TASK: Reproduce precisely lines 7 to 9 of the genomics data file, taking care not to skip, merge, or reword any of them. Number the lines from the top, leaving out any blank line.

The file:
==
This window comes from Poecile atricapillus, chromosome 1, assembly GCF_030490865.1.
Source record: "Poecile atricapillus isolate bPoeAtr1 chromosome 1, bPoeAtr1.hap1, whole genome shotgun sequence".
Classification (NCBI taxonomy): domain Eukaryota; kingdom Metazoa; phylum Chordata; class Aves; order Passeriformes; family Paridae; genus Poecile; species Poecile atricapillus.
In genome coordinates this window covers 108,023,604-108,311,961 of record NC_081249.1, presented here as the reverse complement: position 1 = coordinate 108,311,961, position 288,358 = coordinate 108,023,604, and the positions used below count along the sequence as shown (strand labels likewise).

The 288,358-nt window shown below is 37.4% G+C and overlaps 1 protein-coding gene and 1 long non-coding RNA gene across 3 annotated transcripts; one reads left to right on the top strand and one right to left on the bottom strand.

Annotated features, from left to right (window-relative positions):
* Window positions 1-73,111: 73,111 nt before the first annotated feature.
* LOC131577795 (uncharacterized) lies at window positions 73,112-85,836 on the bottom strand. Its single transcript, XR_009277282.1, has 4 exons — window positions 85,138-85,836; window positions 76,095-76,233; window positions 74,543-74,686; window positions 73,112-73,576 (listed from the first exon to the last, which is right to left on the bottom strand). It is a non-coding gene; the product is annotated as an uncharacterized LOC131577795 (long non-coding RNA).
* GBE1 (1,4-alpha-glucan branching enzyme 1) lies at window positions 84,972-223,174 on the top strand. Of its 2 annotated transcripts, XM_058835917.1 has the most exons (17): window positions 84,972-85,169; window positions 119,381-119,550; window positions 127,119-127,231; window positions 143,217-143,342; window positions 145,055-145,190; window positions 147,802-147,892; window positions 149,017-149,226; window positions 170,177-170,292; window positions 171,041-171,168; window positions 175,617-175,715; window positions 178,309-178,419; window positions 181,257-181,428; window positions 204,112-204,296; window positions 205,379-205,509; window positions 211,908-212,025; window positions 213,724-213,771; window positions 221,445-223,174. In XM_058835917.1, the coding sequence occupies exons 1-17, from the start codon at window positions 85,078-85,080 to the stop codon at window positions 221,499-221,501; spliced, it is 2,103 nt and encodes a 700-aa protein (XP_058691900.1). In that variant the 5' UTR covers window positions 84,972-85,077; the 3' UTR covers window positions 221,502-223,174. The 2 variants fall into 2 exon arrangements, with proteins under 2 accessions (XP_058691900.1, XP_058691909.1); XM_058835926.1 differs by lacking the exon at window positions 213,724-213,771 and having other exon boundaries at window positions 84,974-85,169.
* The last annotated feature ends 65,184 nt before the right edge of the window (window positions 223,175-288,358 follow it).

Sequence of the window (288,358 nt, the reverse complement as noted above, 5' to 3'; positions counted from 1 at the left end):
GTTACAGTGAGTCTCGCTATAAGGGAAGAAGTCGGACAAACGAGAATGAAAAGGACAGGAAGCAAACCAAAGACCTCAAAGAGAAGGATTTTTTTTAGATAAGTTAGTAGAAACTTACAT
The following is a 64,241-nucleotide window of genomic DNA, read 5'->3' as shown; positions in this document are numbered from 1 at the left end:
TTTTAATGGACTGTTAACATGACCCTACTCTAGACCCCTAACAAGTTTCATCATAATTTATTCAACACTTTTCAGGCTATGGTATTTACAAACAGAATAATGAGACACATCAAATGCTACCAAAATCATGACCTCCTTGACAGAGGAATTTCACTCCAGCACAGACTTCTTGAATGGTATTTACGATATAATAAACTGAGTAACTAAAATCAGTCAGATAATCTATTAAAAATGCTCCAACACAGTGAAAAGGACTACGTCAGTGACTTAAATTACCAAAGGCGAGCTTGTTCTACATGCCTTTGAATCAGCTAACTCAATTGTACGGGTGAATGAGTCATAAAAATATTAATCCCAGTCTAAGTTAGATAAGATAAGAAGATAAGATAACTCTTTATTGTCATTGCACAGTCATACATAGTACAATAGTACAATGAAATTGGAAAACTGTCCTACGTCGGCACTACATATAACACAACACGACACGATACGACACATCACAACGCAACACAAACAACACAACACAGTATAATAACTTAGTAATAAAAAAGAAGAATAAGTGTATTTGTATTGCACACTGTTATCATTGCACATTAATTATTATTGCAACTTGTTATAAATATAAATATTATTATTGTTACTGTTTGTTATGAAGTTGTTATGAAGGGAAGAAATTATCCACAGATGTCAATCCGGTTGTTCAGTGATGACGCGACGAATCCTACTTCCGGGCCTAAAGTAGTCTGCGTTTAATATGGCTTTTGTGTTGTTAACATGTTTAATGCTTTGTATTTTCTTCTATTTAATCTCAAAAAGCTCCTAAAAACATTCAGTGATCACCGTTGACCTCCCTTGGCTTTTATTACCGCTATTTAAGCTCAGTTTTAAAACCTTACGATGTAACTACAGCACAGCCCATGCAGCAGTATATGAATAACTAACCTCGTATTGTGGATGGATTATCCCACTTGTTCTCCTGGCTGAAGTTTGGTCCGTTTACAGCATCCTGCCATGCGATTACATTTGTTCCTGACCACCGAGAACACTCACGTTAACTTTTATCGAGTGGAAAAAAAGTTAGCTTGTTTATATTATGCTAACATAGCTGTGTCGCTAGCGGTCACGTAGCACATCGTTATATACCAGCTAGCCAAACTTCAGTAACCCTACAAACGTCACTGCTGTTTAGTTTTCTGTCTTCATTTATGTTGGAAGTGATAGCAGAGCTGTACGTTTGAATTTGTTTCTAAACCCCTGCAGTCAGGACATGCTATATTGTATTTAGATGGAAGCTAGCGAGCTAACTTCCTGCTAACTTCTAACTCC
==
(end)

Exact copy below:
* Window positions 1-73,111: 73,111 nt before the first annotated feature.
* LOC131577795 (uncharacterized) lies at window positions 73,112-85,836 on the bottom strand. Its single transcript, XR_009277282.1, has 4 exons — window positions 85,138-85,836; window positions 76,095-76,233; window positions 74,543-74,686; window positions 73,112-73,576 (listed from the first exon to the last, which is right to left on the bottom strand). It is a non-coding gene; the product is annotated as an uncharacterized LOC131577795 (long non-coding RNA).
* GBE1 (1,4-alpha-glucan branching enzyme 1) lies at window positions 84,972-223,174 on the top strand. Of its 2 annotated transcripts, XM_058835917.1 has the most exons (17): window positions 84,972-85,169; window positions 119,381-119,550; window positions 127,119-127,231; window positions 143,217-143,342; window positions 145,055-145,190; window positions 147,802-147,892; window positions 149,017-149,226; window positions 170,177-170,292; window positions 171,041-171,168; window positions 175,617-175,715; window positions 178,309-178,419; window positions 181,257-181,428; window positions 204,112-204,296; window positions 205,379-205,509; window positions 211,908-212,025; window positions 213,724-213,771; window positions 221,445-223,174. In XM_058835917.1, the coding sequence occupies exons 1-17, from the start codon at window positions 85,078-85,080 to the stop codon at window positions 221,499-221,501; spliced, it is 2,103 nt and encodes a 700-aa protein (XP_058691900.1). In that variant the 5' UTR covers window positions 84,972-85,077; the 3' UTR covers window positions 221,502-223,174. The 2 variants fall into 2 exon arrangements, with proteins under 2 accessions (XP_058691900.1, XP_058691909.1); XM_058835926.1 differs by lacking the exon at window positions 213,724-213,771 and having other exon boundaries at window positions 84,974-85,169.